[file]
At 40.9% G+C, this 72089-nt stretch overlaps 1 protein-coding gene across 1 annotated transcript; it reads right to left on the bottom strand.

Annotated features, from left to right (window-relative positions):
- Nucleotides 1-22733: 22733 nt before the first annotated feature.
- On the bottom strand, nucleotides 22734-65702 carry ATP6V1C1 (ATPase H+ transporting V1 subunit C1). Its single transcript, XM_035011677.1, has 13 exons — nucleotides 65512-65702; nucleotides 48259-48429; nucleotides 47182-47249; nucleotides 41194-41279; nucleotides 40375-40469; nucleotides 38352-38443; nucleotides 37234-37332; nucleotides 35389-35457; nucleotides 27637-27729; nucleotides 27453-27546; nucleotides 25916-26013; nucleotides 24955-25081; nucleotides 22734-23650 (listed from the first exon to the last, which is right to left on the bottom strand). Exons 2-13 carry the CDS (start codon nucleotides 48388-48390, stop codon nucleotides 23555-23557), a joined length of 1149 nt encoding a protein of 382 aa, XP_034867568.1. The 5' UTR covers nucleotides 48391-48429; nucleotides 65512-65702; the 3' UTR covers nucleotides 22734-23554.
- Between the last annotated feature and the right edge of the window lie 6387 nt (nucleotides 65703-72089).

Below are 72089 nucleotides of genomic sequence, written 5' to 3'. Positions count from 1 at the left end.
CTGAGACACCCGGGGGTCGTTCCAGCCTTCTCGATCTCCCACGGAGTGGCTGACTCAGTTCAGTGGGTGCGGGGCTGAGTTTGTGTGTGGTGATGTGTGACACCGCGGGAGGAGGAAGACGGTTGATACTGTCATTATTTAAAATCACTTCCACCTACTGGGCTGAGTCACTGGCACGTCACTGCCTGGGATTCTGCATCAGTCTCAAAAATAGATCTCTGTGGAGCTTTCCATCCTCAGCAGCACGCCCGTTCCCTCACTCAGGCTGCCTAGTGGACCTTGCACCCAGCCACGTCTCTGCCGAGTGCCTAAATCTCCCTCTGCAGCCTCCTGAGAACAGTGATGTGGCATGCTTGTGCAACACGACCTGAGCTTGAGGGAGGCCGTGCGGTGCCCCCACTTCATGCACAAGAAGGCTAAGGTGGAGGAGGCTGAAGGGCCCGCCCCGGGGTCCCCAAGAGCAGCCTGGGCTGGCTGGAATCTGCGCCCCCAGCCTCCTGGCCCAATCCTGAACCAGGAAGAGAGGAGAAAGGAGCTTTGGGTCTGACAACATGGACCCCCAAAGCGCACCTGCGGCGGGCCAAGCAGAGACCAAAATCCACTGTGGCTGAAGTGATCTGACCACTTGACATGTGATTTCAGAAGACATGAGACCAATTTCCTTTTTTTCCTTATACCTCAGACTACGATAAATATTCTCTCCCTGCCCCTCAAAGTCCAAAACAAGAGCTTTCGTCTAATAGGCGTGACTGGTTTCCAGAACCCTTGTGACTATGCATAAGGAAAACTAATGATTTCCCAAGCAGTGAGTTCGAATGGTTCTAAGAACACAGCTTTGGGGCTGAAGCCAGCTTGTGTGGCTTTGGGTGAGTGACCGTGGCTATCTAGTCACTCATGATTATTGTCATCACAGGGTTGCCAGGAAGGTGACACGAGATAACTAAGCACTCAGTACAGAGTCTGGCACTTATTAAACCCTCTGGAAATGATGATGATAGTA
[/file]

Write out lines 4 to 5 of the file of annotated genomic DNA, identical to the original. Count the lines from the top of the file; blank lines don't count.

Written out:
- On the bottom strand, nucleotides 22734-65702 carry ATP6V1C1 (ATPase H+ transporting V1 subunit C1). Its single transcript, XM_035011677.1, has 13 exons — nucleotides 65512-65702; nucleotides 48259-48429; nucleotides 47182-47249; nucleotides 41194-41279; nucleotides 40375-40469; nucleotides 38352-38443; nucleotides 37234-37332; nucleotides 35389-35457; nucleotides 27637-27729; nucleotides 27453-27546; nucleotides 25916-26013; nucleotides 24955-25081; nucleotides 22734-23650 (listed from the first exon to the last, which is right to left on the bottom strand). Exons 2-13 carry the CDS (start codon nucleotides 48388-48390, stop codon nucleotides 23555-23557), a joined length of 1149 nt encoding a protein of 382 aa, XP_034867568.1. The 5' UTR covers nucleotides 48391-48429; nucleotides 65512-65702; the 3' UTR covers nucleotides 22734-23554.
- Between the last annotated feature and the right edge of the window lie 6387 nt (nucleotides 65703-72089).